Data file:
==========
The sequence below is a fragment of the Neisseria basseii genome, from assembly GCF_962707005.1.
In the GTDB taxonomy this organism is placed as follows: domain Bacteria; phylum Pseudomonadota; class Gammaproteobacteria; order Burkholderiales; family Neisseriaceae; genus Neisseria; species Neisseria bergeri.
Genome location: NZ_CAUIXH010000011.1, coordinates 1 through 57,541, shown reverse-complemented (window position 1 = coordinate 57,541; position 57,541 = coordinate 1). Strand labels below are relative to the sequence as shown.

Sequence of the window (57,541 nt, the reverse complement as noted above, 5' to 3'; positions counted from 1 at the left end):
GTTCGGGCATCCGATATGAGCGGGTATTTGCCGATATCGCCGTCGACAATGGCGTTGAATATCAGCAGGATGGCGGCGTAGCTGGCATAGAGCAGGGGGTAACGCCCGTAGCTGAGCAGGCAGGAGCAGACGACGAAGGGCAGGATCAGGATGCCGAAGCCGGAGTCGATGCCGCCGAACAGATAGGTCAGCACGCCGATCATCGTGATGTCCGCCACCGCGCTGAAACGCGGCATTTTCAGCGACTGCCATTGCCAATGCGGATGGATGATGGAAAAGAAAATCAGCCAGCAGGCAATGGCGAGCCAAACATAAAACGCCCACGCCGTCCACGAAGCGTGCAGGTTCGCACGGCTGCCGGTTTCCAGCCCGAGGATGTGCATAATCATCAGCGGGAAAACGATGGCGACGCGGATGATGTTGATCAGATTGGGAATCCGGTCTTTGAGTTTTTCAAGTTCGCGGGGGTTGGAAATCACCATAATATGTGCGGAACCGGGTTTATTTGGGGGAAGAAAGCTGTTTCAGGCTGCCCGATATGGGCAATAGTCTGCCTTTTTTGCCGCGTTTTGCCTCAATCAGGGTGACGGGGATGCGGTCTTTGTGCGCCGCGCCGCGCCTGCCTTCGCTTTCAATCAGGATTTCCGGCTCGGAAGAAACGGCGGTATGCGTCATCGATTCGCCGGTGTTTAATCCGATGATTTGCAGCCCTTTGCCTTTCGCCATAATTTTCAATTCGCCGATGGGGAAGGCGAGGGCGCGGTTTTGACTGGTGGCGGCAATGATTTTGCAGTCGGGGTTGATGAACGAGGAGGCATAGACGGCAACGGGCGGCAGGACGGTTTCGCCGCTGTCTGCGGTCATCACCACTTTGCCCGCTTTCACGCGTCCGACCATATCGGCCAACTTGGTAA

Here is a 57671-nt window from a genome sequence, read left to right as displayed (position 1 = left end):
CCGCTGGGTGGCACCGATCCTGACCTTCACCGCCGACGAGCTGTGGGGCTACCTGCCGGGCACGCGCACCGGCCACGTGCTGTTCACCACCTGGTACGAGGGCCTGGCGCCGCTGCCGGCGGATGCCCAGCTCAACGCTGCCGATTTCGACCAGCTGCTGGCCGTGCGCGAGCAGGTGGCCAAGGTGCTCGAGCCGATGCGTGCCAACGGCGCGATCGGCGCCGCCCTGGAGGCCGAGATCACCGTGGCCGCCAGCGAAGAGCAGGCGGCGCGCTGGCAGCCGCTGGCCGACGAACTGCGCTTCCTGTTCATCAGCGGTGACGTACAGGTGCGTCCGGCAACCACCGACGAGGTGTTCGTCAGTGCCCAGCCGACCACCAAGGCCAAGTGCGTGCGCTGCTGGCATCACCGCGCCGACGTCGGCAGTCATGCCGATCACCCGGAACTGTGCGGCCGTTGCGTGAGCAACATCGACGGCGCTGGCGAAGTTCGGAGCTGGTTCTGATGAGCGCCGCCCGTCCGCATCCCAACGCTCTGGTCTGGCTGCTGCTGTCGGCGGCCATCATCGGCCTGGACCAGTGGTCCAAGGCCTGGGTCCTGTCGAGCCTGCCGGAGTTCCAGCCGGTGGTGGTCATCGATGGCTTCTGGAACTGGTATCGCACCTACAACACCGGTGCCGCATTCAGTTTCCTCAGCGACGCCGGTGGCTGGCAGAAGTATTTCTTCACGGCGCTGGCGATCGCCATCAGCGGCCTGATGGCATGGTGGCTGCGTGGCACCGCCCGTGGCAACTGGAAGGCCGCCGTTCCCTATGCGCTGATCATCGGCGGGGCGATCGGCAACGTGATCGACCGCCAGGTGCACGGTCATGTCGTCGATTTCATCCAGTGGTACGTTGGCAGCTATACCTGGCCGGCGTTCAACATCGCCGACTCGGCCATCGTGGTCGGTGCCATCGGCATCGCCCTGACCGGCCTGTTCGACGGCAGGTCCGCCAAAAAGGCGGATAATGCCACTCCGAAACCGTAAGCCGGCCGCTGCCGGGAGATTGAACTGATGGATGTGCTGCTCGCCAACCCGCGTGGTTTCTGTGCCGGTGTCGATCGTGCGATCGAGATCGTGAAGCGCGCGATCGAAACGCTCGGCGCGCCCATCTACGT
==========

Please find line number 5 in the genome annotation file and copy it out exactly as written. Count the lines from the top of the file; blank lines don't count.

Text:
GTTCGGGCATCCGATATGAGCGGGTATTTGCCGATATCGCCGTCGACAATGGCGTTGAATATCAGCAGGATGGCGGCGTAGCTGGCATAGAGCAGGGGGTAACGCCCGTAGCTGAGCAGGCAGGAGCAGACGACGAAGGGCAGGATCAGGATGCCGAAGCCGGAGTCGATGCCGCCGAACAGATAGGTCAGCACGCCGATCATCGTGATGTCCGCCACCGCGCTGAAACGCGGCATTTTCAGCGACTGCCATTGCCAATGCGGATGGATGATGGAAAAGAAAATCAGCCAGCAGGCAATGGCGAGCCAAACATAAAACGCCCACGCCGTCCACGAAGCGTGCAGGTTCGCACGGCTGCCGGTTTCCAGCCCGAGGATGTGCATAATCATCAGCGGGAAAACGATGGCGACGCGGATGATGTTGATCAGATTGGGAATCCGGTCTTTGAGTTTTTCAAGTTCGCGGGGGTTGGAAATCACCATAATATGTGCGGAACCGGGTTTATTTGGGGGAAGAAAGCTGTTTCAGGCTGCCCGATATGGGCAATAGTCTGCCTTTTTTGCCGCGTTTTGCCTCAATCAGGGTGACGGGGATGCGGTCTTTGTGCGCCGCGCCGCGCCTGCCTTCGCTTTCAATCAGGATTTCCGGCTCGGAAGAAACGGCGGTATGCGTCATCGATTCGCCGGTGTTTAATCCGATGATTTGCAGCCCTTTGCCTTTCGCCATAATTTTCAATTCGCCGATGGGGAAGGCGAGGGCGCGGTTTTGACTGGTGGCGGCAATGATTTTGCAGTCGGGGTTGATGAACGAGGAGGCATAGACGGCAACGGGCGGCAGGACGGTTTCGCCGCTGTCTGCGGTCATCACCACTTTGCCCGCTTTCACGCGTCCGACCATATCGGCCAACTTGGTAA